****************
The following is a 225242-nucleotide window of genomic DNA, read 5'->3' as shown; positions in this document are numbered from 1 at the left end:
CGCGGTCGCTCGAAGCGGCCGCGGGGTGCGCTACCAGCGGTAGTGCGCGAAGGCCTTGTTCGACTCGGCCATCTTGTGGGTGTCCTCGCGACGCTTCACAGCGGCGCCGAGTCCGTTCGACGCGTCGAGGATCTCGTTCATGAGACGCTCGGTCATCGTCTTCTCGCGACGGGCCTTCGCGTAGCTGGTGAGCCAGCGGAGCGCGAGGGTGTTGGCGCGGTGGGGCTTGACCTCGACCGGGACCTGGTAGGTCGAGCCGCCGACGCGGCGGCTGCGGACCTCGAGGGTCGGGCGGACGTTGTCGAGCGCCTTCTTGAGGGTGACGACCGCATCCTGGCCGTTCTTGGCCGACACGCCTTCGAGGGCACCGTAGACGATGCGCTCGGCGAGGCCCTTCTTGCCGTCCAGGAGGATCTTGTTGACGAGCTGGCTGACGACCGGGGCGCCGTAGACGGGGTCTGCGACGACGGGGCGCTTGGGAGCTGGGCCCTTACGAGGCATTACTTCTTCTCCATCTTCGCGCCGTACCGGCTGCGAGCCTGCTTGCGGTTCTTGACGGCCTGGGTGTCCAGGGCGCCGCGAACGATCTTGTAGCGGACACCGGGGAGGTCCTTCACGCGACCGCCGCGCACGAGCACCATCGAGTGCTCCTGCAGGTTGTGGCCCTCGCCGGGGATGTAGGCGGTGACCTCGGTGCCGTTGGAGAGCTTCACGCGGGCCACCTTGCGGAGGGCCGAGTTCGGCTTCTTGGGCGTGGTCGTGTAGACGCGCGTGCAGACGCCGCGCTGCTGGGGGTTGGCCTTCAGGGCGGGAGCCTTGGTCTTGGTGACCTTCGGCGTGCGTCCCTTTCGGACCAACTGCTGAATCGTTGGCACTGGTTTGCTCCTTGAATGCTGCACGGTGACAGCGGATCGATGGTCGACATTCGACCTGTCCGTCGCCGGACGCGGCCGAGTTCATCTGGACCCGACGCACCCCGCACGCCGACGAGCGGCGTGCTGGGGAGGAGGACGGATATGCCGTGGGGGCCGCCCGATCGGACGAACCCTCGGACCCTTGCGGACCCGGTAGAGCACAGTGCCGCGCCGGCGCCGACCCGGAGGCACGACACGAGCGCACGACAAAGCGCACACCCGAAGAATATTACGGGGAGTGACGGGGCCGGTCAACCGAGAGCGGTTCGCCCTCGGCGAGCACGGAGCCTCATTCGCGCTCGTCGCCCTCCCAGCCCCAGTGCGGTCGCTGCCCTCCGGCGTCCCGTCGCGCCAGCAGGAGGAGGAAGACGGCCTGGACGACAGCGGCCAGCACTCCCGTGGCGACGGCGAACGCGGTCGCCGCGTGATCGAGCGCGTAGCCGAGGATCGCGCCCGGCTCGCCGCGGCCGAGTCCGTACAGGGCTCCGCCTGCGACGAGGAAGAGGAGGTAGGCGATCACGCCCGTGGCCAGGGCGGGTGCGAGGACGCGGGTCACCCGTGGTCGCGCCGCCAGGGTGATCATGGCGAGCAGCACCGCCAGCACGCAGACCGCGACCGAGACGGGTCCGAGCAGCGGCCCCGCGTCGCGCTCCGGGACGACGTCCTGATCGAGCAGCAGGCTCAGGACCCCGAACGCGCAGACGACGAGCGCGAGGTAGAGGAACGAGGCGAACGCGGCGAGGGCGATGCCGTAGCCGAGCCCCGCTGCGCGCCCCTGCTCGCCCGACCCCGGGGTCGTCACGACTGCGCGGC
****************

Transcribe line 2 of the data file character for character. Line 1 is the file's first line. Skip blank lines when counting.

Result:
CGCGGTCGCTCGAAGCGGCCGCGGGGTGCGCTACCAGCGGTAGTGCGCGAAGGCCTTGTTCGACTCGGCCATCTTGTGGGTGTCCTCGCGACGCTTCACAGCGGCGCCGAGTCCGTTCGACGCGTCGAGGATCTCGTTCATGAGACGCTCGGTCATCGTCTTCTCGCGACGGGCCTTCGCGTAGCTGGTGAGCCAGCGGAGCGCGAGGGTGTTGGCGCGGTGGGGCTTGACCTCGACCGGGACCTGGTAGGTCGAGCCGCCGACGCGGCGGCTGCGGACCTCGAGGGTCGGGCGGACGTTGTCGAGCGCCTTCTTGAGGGTGACGACCGCATCCTGGCCGTTCTTGGCCGACACGCCTTCGAGGGCACCGTAGACGATGCGCTCGGCGAGGCCCTTCTTGCCGTCCAGGAGGATCTTGTTGACGAGCTGGCTGACGACCGGGGCGCCGTAGACGGGGTCTGCGACGACGGGGCGCTTGGGAGCTGGGCCCTTACGAGGCATTACTTCTTCTCCATCTTCGCGCCGTACCGGCTGCGAGCCTGCTTGCGGTTCTTGACGGCCTGGGTGTCCAGGGCGCCGCGAACGATCTTGTAGCGGACACCGGGGAGGTCCTTCACGCGACCGCCGCGCACGAGCACCATCGAGTGCTCCTGCAGGTTGTGGCCCTCGCCGGGGATGTAGGCGGTGACCTCGGTGCCGTTGGAGAGCTTCACGCGGGCCACCTTGCGGAGGGCCGAGTTCGGCTTCTTGGGCGTGGTCGTGTAGACGCGCGTGCAGACGCCGCGCTGCTGGGGGTTGGCCTTCAGGGCGGGAGCCTTGGTCTTGGTGACCTTCGGCGTGCGTCCCTTTCGGACCAACTGCTGAATCGTTGGCACTGGTTTGCTCCTTGAATGCTGCACGGTGACAGCGGATCGATGGTCGACATTCGACCTGTCCGTCGCCGGACGCGGCCGAGTTCATCTGGACCCGACGCACCCCGCACGCCGACGAGCGGCGTGCTGGGGAGGAGGACGGATATGCCGTGGGGGCCGCCCGATCGGACGAACCCTCGGACCCTTGCGGACCCGGTAGAGCACAGTGCCGCGCCGGCGCCGACCCGGAGGCACGACACGAGCGCACGACAAAGCGCACACCCGAAGAATATTACGGGGAGTGACGGGGCCGGTCAACCGAGAGCGGTTCGCCCTCGGCGAGCACGGAGCCTCATTCGCGCTCGTCGCCCTCCCAGCCCCAGTGCGGTCGCTGCCCTCCGGCGTCCCGTCGCGCCAGCAGGAGGAGGAAGACGGCCTGGACGACAGCGGCCAGCACTCCCGTGGCGACGGCGAACGCGGTCGCCGCGTGATCGAGCGCGTAGCCGAGGATCGCGCCCGGCTCGCCGCGGCCGAGTCCGTACAGGGCTCCGCCTGCGACGAGGAAGAGGAGGTAGGCGATCACGCCCGTGGCCAGGGCGGGTGCGAGGACGCGGGTCACCCGTGGTCGCGCCGCCAGGGTGATCATGGCGAGCAGCACCGCCAGCACGCAGACCGCGACCGAGACGGGTCCGAGCAGCGGCCCCGCGTCGCGCTCCGGGACGACGTCCTGATCGAGCAGCAGGCTCAGGACCCCGAACGCGCAGACGACGAGCGCGAGGTAGAGGAACGAGGCGAACGCGGCGAGGGCGATGCCGTAGCCGAGCCCCGCTGCGCGCCCCTGCTCGCCCGACCCCGGGGTCGTCACGACTGCGCGGC